But how well can DeX actually handle all of my daily tasks? A lot of my days are spent testing products and scripting videos, and this was one of those days. I was, of course, trying out DeX, looking up any questions I had on Google Chrome and organizing my thoughts in Google Docs. I was also using Zoom and Slack to stay connected to everyone.


I keep my most frequently used apps in my DeX taskbar. 

Celso Bulgatti/CNET

Using these applications in DeX mode was pretty similar to using them on my MacBook. Still, I did encounter a few hiccups that are worth noting if you’re thinking of trying DeX. Or if you’re a DeX expert — DeXpert? — maybe you can answer some of my questions.

Say goodbye to the Chrome bookmarks bar


You can have a bookmarks bar in the Samsung Internet app, but not in Google Chrome on DeX.

Celso Bulgatti/CNET

I’m an avid bookmarks bar user, so it pains me to say you can’t have one in Chrome on DeX. But you can have one in the Samsung Internet app, and for that reason alone, I would switch browsers if I didn’t need to use Chrome to log into certain work accounts.

Copying links also looks different in Chrome on DeX. You can’t click on a link to highlight it in the address bar and then go about copying and pasting it as you would in Chrome on a laptop. If you try to click on a link in DeX mode, it disappears. Instead, you have to click on the link, then click on the little icon to the right of it to copy it to your clipboard.

Zoom and Slack look a little different, too

What my Zoom video looked like before versus after turning the phone.

Jessica Fierro/CNET

When I first tried Zoom on DeX, my video appeared in portrait orientation instead of landscape, even though the S24 Ultra sat horizontally on my desk. But I turned the phone vertically and then horizontally again and my video finally switched to landscape. So the orientation was a little wonky at first, but it was easy to fix. Still, my video wasn’t perfect, but that’s because of my own DeX setup. I had a Zoom call with CNET’s Abrar Al-Heeti and Sean Booker, and the S24 Ultra was perched too low on my desk, so I was never really looking at them.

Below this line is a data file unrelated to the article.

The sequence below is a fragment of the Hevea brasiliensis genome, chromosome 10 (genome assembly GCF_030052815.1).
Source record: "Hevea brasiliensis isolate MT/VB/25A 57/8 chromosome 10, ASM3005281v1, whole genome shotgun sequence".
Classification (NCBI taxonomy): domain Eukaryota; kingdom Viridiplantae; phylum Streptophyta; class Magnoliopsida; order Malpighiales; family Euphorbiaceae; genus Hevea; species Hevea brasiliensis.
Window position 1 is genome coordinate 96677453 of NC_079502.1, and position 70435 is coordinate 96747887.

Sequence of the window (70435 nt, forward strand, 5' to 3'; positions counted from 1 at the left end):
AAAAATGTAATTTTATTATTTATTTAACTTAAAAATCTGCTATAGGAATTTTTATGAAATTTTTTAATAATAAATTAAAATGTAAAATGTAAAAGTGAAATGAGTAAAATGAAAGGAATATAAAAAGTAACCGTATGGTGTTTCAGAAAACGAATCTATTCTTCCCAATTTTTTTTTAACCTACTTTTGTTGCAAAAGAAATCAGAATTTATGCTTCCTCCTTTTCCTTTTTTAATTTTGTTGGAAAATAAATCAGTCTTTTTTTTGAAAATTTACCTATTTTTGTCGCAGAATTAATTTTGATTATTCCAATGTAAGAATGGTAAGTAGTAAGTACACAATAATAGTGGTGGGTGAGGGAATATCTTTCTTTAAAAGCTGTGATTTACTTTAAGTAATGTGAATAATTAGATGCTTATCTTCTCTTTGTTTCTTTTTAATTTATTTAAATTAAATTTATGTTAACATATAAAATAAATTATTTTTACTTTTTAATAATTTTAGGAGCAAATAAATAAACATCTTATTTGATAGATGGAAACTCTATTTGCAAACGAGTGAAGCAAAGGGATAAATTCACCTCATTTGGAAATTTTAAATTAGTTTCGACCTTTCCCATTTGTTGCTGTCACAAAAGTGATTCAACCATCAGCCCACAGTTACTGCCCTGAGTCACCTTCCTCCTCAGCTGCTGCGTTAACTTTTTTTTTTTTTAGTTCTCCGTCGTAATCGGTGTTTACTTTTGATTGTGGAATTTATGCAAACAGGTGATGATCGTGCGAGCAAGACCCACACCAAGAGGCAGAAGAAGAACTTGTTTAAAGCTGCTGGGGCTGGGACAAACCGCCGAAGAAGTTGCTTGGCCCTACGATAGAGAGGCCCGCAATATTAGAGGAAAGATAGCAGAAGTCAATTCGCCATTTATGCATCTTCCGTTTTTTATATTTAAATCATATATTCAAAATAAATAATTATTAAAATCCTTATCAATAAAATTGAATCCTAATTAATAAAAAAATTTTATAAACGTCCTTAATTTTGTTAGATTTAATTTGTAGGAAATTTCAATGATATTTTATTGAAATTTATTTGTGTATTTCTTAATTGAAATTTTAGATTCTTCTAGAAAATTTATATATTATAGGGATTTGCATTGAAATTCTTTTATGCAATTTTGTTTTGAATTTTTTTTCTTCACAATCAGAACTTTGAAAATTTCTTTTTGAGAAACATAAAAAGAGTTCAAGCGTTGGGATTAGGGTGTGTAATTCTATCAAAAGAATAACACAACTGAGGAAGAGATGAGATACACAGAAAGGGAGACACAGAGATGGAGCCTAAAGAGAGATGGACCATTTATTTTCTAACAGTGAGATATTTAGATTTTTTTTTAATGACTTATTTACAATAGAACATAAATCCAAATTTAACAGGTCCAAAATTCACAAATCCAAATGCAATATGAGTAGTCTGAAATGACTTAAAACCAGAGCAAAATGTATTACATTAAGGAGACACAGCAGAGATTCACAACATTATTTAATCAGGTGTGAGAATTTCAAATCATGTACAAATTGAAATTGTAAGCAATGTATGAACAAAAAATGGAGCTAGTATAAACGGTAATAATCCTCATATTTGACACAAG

My Zoom call with CNET’s Abrar Al-Heeti and Sean Booker.

Jessica Fierro/CNET

It’s probably a good idea to get a stand (or even a monitor mount) to raise the S24 Ultra so the camera is closer to my eyeline as I take Zoom calls. Additionally, when I sent a message in the chat, it took up the entire screen, which was a little clunky. And I couldn’t figure out how to switch from speaker to gallery mode so I could see everyone (that is, all two people) on the call at once.

Slack on DeX looks a lot like it does on my laptop, although it doesn’t have the sidebar with all of my recent messages where I can easily send a new one even if I’m in another conversation, which I did miss. And this is very specific, but I also missed being able to see who reacted to a message by hovering over the reaction. As far as I could tell, there’s no way to see who’s reacted to a message in Slack on DeX.

Admittedly, these are all very minor notes. None of them created any major disturbances in my workflow, which is what’s important. So I’d say DeX worked well for running the applications I use 90% of the time.

But that last 10% of the time I used two other applications — Adobe Premiere Pro and Photoshop. And while these aren’t available on DeX, Adobe Premiere Rush and Photoshop Express are. So I tried those. And — spoiler alert — I wasn’t as lucky with these apps.